My name is Peter George Callas Jr.
I’m 51 years old.
And I’m handicapped.
Stripped to the bone, that’s who I am.
I know I shouldn’t refer to myself as handicapped but rather a “person with a disability.” But I’m not one for political correctness and I won’t buy into euphemisms when talking about myself. When you can’t raise your hand to scratch your nose or even breathe without help, I don’t care what you call me. I am messed up.
For nearly 40 years I have battled with Muscular Dystrophy over who controls my body. Slowly but surely the disease is winning the war. As much as I hate my handicap, it is just part of who I am.
I used to be worried about being considered handicapped. When I was younger and the disease was less evident, I didn’t want people to know. I never described myself as handicapped because I didn’t want to be judged.
Now I’m proud of it. I wear my disability like a badge of courage. I know it’s not like fighting for our country or running into a burning building to save a life, but I’d like to think that people like me, those who refuse to lie down when faced with monumental adversity, do deserve some recognition for putting one foot in front of the other, metaphorically speaking of course.
When I was diagnosed with Muscular Dystrophy – specifically FSH – I was a frightened 13 year old. But I was fortunate because I had great parents who taught me never to feel sorry for myself. They taught me about courage and perseverance and that strength wasn’t measured by how much you could lift. They taught me that just because I had a disability didn’t mean I couldn’t do whatever I wanted in life. And they never expected anything less from me.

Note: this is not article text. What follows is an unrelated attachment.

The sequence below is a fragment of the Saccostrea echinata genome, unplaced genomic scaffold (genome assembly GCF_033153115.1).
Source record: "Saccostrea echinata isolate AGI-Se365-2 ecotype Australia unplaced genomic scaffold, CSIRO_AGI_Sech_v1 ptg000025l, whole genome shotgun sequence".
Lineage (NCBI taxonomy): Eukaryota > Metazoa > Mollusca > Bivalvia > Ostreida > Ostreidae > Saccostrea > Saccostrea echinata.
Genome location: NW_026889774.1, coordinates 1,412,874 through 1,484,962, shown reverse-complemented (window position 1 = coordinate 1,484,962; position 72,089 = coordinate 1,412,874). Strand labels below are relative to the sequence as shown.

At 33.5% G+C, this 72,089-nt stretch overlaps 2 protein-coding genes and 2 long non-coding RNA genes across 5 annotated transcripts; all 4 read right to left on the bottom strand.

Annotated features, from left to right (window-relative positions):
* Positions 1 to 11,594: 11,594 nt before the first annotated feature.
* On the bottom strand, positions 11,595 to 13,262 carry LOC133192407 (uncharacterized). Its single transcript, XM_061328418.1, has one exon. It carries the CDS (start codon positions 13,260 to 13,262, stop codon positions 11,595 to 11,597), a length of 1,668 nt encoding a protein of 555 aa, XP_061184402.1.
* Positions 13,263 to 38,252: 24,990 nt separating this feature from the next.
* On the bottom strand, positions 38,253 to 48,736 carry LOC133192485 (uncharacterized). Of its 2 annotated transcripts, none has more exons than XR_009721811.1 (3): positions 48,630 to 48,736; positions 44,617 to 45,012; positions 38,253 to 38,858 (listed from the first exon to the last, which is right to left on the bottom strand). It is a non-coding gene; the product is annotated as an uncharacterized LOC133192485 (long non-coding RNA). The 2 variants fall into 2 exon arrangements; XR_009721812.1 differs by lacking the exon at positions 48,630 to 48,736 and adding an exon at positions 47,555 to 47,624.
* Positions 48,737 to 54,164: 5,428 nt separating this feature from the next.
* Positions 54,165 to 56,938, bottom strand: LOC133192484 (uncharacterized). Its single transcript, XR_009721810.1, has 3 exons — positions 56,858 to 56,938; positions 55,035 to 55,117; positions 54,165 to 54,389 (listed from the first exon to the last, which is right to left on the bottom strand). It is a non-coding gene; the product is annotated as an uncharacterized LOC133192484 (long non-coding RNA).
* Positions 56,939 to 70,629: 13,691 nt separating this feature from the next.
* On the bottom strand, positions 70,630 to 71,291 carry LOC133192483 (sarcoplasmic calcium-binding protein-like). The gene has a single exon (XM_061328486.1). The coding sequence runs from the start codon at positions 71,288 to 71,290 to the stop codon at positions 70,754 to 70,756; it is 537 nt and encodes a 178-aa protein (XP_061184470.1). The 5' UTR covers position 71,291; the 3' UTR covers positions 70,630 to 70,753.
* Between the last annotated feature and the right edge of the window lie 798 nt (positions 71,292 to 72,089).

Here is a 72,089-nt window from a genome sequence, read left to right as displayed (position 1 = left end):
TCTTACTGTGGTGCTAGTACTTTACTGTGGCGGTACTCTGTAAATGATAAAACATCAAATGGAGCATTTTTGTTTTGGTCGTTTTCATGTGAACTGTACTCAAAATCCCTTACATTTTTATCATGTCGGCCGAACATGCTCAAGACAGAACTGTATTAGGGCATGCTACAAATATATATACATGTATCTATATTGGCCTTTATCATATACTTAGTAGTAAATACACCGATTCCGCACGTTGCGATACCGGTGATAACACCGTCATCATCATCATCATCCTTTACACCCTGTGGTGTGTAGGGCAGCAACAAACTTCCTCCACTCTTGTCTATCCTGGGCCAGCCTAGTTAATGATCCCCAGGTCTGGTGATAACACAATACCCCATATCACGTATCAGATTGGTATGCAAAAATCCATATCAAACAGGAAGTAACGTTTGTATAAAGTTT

I still remember the day shortly after the diagnosis when my dad sat me down at the kitchen table and gave me the FDR talk – how a man with a disability became president. It wasn’t until years later I fully appreciated the significance of the FDR talk. It helped guide me as I pushed myself to succeed in a world that doesn’t welcome people with disabilities.
Where my life would have gone had I not been the recipient a bum chromosome is unknown. I’ve asked myself many times if I had the chance to start all over without a disability would I be willing to throw away all that I have achieved and all the people I know and love?
Not be married to my wife, Toni, a true saint who means more to me than life itself? My friends and family? How ‘bout all those Bruce Springsteen concerts, the Yankee World Series memories, the Rangers Stanley Cup? Key West? My 25-year career as an award-winning newspaper editor?
I’ll take the cards I have, thank you.
Like so many of the more than 50 million Americans with a disability, I have seen my abilities decline over the years. As much as I have fought the progression of my disease, I have had to make concessions that I never imagined. But my life has never been about what I can’t do but rather what I can do.
Now the question will be: Can I write a blog about issues confronting me? By talking about my life with a disability can I engage you in a conversation that will help us understand what it’s like to be handicapped in America? And are you willing to share your thoughts about living with a disability so that we can help this society look past the wheelchairs and accept us as part of the AbleNation?
You can bet your ass I’m going to try. That’s what WE do.